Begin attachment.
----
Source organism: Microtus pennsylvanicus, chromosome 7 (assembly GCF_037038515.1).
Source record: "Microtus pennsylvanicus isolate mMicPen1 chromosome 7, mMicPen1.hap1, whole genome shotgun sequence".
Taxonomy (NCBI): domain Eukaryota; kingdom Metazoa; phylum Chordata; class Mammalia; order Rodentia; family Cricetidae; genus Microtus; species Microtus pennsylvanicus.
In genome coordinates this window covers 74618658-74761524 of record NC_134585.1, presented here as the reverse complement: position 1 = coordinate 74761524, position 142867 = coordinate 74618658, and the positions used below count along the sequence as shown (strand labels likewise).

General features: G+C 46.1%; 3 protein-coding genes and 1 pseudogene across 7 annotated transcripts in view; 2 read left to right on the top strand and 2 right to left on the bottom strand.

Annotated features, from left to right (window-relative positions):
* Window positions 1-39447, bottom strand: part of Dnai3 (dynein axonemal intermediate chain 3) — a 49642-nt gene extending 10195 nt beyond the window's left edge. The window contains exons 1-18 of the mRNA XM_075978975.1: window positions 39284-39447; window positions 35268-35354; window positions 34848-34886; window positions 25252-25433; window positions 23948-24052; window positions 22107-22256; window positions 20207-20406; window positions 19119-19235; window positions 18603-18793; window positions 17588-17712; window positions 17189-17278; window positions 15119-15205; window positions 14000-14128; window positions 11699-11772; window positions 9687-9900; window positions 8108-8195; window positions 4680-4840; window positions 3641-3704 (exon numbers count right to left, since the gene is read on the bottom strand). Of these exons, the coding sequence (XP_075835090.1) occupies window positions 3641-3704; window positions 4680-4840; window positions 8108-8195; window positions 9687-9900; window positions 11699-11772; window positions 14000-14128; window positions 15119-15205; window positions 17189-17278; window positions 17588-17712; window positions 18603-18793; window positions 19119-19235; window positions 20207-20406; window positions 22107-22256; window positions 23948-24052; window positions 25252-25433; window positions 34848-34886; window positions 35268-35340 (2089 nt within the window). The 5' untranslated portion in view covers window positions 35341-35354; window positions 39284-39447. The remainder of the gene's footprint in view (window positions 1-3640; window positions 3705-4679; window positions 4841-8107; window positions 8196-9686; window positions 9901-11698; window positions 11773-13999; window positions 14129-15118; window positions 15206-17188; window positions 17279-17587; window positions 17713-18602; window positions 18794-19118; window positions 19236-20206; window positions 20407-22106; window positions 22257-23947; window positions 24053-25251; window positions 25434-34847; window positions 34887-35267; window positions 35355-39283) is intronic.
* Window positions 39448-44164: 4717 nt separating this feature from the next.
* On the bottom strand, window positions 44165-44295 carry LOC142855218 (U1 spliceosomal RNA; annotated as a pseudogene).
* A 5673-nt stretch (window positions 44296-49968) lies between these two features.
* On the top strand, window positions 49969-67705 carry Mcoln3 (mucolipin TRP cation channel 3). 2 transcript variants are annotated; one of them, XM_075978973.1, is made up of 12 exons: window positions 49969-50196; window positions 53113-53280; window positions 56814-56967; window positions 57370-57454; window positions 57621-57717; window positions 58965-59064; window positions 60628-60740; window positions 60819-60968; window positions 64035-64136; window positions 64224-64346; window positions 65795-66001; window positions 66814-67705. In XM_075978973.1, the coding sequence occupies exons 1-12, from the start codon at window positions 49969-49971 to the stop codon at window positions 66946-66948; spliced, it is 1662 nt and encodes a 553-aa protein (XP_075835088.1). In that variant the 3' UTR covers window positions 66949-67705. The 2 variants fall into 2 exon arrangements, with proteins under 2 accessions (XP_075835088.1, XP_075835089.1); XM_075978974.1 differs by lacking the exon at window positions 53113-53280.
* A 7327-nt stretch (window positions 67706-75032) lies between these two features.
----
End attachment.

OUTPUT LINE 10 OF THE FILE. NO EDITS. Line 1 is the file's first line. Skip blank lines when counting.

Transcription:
* A 5673-nt stretch (window positions 44296-49968) lies between these two features.